Where Should I Sit On My Bike Saddle?

When it comes to cycling, there are a few things that can impact how comfortable you find a bike: from the material it’s made out of, to the fit of the bike. 

However, without a doubt, the saddle, and where you’re sitting on it, is going to have the biggest impact on your comfort.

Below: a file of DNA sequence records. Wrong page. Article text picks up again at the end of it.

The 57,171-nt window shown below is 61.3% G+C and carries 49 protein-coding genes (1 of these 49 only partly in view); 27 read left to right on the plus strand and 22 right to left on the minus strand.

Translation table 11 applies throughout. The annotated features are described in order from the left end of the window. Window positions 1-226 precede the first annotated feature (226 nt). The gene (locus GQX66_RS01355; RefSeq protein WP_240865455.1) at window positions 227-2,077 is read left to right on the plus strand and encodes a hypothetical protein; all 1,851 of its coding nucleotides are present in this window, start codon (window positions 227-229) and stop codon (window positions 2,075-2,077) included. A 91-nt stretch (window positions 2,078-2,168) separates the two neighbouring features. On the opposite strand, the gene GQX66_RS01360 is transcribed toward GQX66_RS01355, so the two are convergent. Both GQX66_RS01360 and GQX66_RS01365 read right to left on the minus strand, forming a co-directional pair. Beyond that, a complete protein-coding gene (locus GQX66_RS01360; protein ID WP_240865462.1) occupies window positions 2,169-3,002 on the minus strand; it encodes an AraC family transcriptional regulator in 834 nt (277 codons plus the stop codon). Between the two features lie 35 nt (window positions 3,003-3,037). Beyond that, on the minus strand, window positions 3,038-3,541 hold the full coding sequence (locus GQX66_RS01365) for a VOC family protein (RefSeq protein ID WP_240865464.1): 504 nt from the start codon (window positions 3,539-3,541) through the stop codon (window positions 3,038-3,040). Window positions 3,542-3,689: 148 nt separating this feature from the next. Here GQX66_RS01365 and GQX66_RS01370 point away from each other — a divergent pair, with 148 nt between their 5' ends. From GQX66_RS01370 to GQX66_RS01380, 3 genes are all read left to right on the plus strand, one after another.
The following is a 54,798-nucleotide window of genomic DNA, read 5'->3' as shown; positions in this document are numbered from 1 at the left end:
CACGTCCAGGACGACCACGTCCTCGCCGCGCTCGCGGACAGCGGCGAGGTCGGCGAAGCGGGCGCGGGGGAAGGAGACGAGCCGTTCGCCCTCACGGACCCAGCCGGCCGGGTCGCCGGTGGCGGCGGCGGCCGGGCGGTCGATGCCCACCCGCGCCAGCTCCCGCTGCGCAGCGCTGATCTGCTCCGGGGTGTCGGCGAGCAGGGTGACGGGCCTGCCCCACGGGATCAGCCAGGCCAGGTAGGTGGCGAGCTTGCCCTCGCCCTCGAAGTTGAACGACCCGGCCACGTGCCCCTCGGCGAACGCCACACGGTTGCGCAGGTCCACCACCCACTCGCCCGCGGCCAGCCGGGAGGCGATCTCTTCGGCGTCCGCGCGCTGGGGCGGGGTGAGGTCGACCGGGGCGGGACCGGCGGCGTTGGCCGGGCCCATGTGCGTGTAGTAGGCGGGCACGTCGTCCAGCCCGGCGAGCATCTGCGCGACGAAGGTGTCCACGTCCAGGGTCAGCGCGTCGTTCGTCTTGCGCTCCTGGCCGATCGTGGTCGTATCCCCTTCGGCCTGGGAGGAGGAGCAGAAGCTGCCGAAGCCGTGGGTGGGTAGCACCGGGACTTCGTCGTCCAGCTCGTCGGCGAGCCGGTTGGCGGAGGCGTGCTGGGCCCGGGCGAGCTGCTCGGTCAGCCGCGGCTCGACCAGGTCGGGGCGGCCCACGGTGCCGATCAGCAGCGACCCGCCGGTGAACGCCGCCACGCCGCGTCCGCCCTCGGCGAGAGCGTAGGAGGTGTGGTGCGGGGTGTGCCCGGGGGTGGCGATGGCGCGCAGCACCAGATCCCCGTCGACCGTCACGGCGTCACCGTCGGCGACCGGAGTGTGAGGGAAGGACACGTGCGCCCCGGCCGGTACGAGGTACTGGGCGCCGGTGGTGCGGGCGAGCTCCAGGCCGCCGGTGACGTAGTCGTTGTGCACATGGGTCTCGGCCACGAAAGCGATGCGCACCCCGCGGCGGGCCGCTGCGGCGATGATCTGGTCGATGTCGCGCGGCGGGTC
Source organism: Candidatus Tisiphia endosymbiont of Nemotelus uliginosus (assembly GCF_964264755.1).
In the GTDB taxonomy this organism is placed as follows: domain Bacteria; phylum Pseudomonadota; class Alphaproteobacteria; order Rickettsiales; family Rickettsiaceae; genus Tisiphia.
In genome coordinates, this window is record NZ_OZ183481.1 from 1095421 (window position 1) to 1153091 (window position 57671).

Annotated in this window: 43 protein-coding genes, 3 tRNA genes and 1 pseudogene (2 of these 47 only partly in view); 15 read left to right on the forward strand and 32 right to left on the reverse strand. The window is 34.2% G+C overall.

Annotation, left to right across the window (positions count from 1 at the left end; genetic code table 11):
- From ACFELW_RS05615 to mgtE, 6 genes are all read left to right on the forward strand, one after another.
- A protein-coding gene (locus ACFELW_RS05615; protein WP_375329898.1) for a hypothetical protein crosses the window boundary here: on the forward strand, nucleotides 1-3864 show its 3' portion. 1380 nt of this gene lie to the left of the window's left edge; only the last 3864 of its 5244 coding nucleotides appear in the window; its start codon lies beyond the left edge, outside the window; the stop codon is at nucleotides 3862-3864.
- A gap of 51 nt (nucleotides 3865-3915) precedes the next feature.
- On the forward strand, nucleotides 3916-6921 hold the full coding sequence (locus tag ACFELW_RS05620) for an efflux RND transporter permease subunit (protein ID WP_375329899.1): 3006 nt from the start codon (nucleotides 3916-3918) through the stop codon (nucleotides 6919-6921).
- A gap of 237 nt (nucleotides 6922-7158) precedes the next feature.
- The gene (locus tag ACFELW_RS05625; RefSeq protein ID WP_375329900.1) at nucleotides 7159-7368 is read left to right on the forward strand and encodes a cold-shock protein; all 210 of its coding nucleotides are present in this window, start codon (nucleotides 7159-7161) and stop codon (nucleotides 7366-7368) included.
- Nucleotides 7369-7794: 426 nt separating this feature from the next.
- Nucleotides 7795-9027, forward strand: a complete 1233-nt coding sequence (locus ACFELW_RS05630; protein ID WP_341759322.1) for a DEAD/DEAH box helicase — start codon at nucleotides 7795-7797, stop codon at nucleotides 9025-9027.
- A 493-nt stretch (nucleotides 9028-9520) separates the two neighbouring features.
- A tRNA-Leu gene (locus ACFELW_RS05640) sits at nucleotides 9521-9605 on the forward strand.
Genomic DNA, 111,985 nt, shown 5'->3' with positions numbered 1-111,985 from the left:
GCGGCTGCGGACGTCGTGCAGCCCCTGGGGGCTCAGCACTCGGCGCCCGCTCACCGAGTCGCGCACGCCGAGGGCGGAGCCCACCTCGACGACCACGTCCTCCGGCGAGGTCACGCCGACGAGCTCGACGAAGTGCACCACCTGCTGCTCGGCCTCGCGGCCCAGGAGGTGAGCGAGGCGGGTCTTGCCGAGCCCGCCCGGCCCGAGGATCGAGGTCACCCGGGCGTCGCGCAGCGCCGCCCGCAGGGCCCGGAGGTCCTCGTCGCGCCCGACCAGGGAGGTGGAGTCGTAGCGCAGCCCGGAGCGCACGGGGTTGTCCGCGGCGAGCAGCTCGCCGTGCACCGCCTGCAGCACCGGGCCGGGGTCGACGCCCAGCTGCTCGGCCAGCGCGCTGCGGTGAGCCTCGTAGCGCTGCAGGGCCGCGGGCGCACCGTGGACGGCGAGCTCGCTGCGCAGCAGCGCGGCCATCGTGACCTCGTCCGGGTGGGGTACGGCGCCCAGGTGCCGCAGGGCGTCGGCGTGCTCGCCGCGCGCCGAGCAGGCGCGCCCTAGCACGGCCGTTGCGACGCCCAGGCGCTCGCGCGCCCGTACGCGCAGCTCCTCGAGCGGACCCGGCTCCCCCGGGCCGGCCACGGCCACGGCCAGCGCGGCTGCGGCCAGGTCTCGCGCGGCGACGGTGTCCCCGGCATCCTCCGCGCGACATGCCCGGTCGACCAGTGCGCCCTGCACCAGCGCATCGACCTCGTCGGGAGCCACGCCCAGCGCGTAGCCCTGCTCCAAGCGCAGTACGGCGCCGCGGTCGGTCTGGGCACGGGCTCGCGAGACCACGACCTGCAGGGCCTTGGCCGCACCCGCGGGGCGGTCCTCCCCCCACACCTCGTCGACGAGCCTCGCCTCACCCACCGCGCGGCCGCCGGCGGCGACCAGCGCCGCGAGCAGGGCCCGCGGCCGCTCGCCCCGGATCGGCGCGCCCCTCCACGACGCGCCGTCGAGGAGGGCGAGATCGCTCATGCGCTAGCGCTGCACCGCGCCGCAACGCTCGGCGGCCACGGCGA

Where should I sit on my bike saddle?  When it comes to cycling, there are a few things that can impact how comfortable you find a bike: from the material it’s made out of, to the fit of the bike.   However, without a doubt, the saddle, and where you’re sitting on it, is going to have the biggest impact on your comfort.   Sitting incorrectly on a saddle can not only cause discomfort, but may trigger further issues such as back pain, particularly if you’re riding for long periods.   In this article, we’ll be discussing how to sit comfortably on your saddle, as well as other things to consider, such as saddle height, position, and what to look for in a good bike saddle.  Where should I sit on my bike saddle?  Riding positions will vary somewhat between cyclists, depending on their riding style and bike. However, generally, you should sit as far back as possible on the widest part of the saddle.   What is the best seat position on a bike?  The clamp connecting your saddle to the seat post should be pretty much in the center of the rails, not all the way forward or back. In terms of the angle, the seat should be level or tilted down by a few degrees at the front, but never tilt it upwards.   When you’re sitting on the saddle, you should ensure that you can easily reach the tops and brake hoods on a road bike, or the grips on a mountain bike.   Your elbows shouldn’t be locked, they should be slightly bent, and you should engage your core to support your torso as it leans forward in a comfortable position. There should be no need to slide forward or backward on the seat.  Other factors which will affect your comfort   The size of your bike   If your bike isn’t the right size for you, you’ll struggle to sit comfortably on the saddle. Bike frames are measured based on the height of your pubic bone, which is similar to your inseam measurement.   To find out yours, use a measuring tape to measure the distance from your pubic bone to the base of your heel along the inside of your leg.   Once you know your pubic bone height, you can then find out what size bike you need using a manufacturer's size chart. If you’re between two sizes, go for the smaller one, as you can easily make up the difference by adjusting your seat height.   Saddle height   If you’re finding your bike saddle uncomfortable, it could be that your saddle height needs adjusting.   To find the ideal seat height for you, lean the bike against a wall and mount it in place. Then, use an Allen key or the quick release to adjust the height so it’s hip-height, or so your knee is slightly bent when the pedal is at its lowest point when you’re pedaling.   The reason for this is that you want some bend in your knee so that you’re not straining to reach the pedals, but equally you don’t want to bend too much as this will be less efficient and will take its toll on your joints.   Ride in the right position   When you cycle, you should lean forward so that your body forms a triangle shape, with your arms leaning forward to meet the handlebars and your head at the apex.   This allows you to distribute weight between your sit bones and your hands, while your back absorbs the vibration and jarring but without straining.   Your elbows should be slightly bent, with your neck and shoulders relaxed. If you feel like you’re overstretching to reach the handlebars and the various positions on the drop bars, you may need to adjust the height of your handlebar stem.   Get a proper bike fit   It’s a good idea to get a proper bike fit, as this way a professional bike fitter will be able to ensure your handlebars, saddle height, and saddle position are tailored to your height. This will not only ensure you’re more comfortable on your bike but will also allow you to ride more efficiently.   Choosing the right saddle   If you’ve done all of the above, and you’re still not finding your bike comfortable, it could be that the saddle just isn’t right for you.   Choosing the right saddle for you depends on a few different things, but you’ll mainly want to tailor your saddle to the type of riding you’ll be predominantly doing.   For example, experienced riders who are cycling in an ‘aggressive’ position will require a thinner, more aerodynamic saddle with a narrow nose and quick flare to allow them to sit back on their sit bones. These riders will also need more soft tissue relief, which can be found in the shape of a saddle with a cutout or relief channel.  Those riding trails will need more pressure relief at the front, which can be found in saddles with a split nose design or short nose. People riding in a more upright position will need plenty of sit bone support and plenty of padding for additional comfort.   General tips for comfortable riding   Try riding in a more upright position Avoid riding with a heavy backpack More pedal pressure reduces the pressure from the saddle Look at reducing body weight if necessary, as this reduces pressure from the saddle Use a thinner saddle padding Sit as far back as possible on the widest part of the saddle Adjust the saddle angle down slightly   Conclusion   Your saddle holds the key to comfortable riding, and there are several things you need to think about to ensure maximum comfort.  Your saddle should be the right height for your proportions, and you should be sat back on the widest part of it but still able to reach the handlebars with a slight bend in your elbows.   If you’re still not finding your saddle comfortable, you should consider getting a professional bike fit, or if you’re satisfied that your saddle height and positioning are correct, you could buy a new saddle that is more ergonomic.